Quota move for Paharis piques Gujjar, Bakerwal communities

Gujjars and Bakerwals, who have historically been designated as scheduled tribes, are vehemently opposed to the move. They fear that the inclusion of Paharis will lead to a dilution of their own benefits and representation, and push them into perpetual poverty, writes Riaz Wani

In a move that has sparked some controversy, the union government recently introduced the Constitution (Jammu and Kashmir) Scheduled Tribes Order (Amendment) Bill, 2023, proposing to include the Paharis, among other groups, in the Scheduled Tribe list. While this change is seen by some as a step towards social justice, it has drawn opposition from the Gujjar community, who fear adverse consequences.

Gujjars and Bakerwals, who have historically been designated as Scheduled Tribes, are vehemently opposed to the inclusion of Paharis. They argue that Paharis are not a tribal group and mostly belong to upper castes. They fear that the inclusion of Paharis will lead to a dilution of their own benefits and representation, potentially pushing them into perpetual poverty.

Anwar Choudhary, leading the Gujjar-Bakerwal Joint Action Committee, said that the underlying reason for the BJP’s attempt to give reservation to Paharis is to diminish the protective measures and advantages of their ST status. 

“The BJP has strategized that granting Scheduled Tribe (ST) status to the Pahari community would lead to their alignment with the BJP’s established voter support, thereby contributing to the party’s success throughout the Rajouri-Poonch region,” he said, adding that unlike the Pahari community, the Gujjar-Bakerwal community consists entirely of Muslims.

Advantage BJP?

When Union Home Minister Amit Shah visited Jammu and Kashmir in October 2022, he addressed two rallies –  one at Rajouri in Jammu and another at Baramulla in Kashmir. In both, Shah reached out to Gujjar, Bakerwal and Pahari communities. It was when he first announced the implementation of the Scheduled Tribe (ST) status for economically disadvantaged communities. The Home Minister justified it saying that minorities and Dalits living in the Union Territory would not have gotten reservation rights if there was no abrogation of Articles 370 and 35A in 2019. And in Baramulla, he reiterated the reservation promise to the three communities.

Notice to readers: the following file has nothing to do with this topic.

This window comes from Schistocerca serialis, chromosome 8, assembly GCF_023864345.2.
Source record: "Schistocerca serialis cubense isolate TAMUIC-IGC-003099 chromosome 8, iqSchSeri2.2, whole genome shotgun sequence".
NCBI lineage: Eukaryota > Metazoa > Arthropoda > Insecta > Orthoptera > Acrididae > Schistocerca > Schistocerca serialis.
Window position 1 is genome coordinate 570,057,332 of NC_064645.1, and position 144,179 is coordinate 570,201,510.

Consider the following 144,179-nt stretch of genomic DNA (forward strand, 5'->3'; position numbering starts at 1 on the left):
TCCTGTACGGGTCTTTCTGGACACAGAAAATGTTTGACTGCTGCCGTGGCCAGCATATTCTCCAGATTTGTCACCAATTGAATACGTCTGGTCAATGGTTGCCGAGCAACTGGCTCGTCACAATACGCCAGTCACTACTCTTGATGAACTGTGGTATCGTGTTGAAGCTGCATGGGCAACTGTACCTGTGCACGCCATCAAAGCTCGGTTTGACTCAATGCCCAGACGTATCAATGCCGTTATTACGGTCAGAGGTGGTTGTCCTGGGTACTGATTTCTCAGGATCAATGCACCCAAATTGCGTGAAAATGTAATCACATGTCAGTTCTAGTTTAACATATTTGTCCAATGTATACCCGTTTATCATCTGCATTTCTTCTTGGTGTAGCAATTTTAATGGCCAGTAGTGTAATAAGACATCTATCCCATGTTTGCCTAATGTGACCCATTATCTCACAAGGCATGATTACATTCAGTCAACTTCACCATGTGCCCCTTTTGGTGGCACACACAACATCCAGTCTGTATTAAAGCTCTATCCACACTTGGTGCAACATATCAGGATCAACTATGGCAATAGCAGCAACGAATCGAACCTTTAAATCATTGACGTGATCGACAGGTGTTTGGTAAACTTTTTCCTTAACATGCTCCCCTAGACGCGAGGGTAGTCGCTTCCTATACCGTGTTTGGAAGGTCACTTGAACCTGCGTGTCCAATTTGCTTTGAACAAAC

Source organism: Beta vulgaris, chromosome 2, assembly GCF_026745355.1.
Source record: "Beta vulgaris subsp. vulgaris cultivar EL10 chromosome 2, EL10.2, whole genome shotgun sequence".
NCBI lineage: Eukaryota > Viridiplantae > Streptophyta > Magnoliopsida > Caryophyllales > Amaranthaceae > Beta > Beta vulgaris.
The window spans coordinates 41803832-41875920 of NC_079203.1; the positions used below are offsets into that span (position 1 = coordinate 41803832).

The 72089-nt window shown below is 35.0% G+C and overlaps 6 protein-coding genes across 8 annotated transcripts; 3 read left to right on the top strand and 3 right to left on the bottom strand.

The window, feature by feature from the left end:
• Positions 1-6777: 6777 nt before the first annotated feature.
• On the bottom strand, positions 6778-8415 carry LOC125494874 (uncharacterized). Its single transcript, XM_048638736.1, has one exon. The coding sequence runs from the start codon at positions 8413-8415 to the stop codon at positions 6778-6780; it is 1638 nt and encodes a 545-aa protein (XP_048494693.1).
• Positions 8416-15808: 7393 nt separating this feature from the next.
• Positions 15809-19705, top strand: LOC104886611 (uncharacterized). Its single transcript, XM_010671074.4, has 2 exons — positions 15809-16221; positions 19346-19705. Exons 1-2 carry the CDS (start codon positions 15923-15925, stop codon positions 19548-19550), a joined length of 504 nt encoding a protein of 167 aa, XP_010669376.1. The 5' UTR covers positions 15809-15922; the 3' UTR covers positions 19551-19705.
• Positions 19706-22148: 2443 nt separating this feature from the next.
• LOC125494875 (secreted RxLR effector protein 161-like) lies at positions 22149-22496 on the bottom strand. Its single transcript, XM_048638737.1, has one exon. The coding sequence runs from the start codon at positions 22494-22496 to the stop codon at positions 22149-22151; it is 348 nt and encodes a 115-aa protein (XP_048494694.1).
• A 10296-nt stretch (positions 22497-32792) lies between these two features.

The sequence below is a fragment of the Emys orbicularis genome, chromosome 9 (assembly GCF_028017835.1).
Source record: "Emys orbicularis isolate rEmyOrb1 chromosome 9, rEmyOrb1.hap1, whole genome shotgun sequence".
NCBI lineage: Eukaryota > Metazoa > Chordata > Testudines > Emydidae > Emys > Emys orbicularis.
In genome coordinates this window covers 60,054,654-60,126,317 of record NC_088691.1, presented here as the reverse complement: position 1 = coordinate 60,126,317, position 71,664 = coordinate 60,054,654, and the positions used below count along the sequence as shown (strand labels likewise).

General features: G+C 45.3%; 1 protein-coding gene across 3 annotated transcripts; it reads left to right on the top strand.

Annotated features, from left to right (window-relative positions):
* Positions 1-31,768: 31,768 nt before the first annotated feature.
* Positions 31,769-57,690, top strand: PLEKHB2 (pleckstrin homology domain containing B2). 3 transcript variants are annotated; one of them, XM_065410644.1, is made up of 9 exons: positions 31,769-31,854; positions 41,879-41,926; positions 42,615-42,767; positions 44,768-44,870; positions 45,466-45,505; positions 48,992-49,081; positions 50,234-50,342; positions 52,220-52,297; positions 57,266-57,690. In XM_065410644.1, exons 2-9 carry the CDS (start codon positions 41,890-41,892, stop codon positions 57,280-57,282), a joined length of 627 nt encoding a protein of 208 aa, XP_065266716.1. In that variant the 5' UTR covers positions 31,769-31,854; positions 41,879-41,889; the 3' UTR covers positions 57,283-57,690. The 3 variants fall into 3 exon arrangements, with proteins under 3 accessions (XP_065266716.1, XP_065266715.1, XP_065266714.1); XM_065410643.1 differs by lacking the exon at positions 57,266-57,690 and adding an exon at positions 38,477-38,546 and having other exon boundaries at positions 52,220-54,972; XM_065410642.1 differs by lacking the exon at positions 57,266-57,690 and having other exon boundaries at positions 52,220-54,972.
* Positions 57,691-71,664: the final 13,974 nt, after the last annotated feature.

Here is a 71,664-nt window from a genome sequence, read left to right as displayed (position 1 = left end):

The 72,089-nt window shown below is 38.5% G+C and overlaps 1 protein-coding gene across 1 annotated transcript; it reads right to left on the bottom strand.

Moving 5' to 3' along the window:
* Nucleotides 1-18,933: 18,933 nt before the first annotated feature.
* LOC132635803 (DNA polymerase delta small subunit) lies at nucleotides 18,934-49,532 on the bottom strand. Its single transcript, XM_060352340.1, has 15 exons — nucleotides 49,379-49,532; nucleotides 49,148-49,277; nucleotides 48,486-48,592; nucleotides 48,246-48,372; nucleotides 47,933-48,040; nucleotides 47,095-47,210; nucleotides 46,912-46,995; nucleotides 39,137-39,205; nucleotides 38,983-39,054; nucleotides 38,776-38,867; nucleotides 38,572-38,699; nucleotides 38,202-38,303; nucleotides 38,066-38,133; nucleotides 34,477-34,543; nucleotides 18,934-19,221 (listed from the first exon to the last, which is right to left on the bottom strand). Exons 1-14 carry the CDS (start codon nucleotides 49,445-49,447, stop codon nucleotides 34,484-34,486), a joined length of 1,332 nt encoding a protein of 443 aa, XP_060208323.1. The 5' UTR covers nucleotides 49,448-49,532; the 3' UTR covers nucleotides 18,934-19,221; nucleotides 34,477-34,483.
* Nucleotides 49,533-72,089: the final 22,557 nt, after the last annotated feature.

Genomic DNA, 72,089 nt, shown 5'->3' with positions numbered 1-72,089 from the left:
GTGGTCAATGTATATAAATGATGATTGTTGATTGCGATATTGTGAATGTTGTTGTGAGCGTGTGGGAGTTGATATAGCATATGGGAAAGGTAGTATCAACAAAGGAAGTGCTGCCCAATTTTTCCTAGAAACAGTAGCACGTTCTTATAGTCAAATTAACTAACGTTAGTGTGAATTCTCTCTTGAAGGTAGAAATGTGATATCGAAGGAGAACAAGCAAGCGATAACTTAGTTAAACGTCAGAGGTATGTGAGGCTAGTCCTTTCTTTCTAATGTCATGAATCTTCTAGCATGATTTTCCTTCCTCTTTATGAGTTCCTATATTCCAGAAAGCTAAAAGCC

The ST quota in J&K carries 7 percent reservations in government jobs and educational institutions.

The decision to give reservations to the communities is seen as a clever pre-poll gambit by the BJP. Largely Muslims, Gujjars, Bakerwals, and Paharis comprise 40 percent of the population in border districts. And if the gambit succeeds as looks likely, it could persuade a large section of these tribal communities to vote for the BJP, further ensuring its victory in the Jammu division and also enabling the party to make some inroads in Kashmir Valley. 

Eight assembly seats in the Rajouri and Poonch districts of the Jammu division are decidedly influenced by the Paharis, the Gujjars, and the Bakerwals. For any political party hoping to form the government in J&K, these seats are crucial. If the BJP wins these seats, it can hope to sweep the Jammu division with 43 seats, fortifying its chances to form a government with support from a Kashmir-based party. 

There is a catch here though: Gujjars and the Bakerwals already have ST status, enjoying it since 1991, so they are worried about the dilution of their Scheduled Tribe (ST) quota, with Paharis also partaking in the pie. And as a result, the BJP may not end up benefiting to the extent it expected. 

BJP’s reaction

The BJP has defended the move saying it gives justice to the long-ignored Paharis. The party’s state president Ravinder Raina said the lifestyle of Paharis is similar to the Gujjar-Bakerwal. 

“In 1991, Paharis were removed from the Scheduled Tribe (ST) list under suspicious circumstances.” Raina said. “Paharis have similar culture, same eating habits, live in similar geographical terrian, do seasonal migration, rear cattle and have dhoks in higher reaches.” 

As the debate continues, it remains to be seen how the Indian government will navigate the concerns and interests of both the Gujjar, Bakerwal and Pahari communities, and what impact this move will have on the intricate social fabric of Jammu and Kashmir.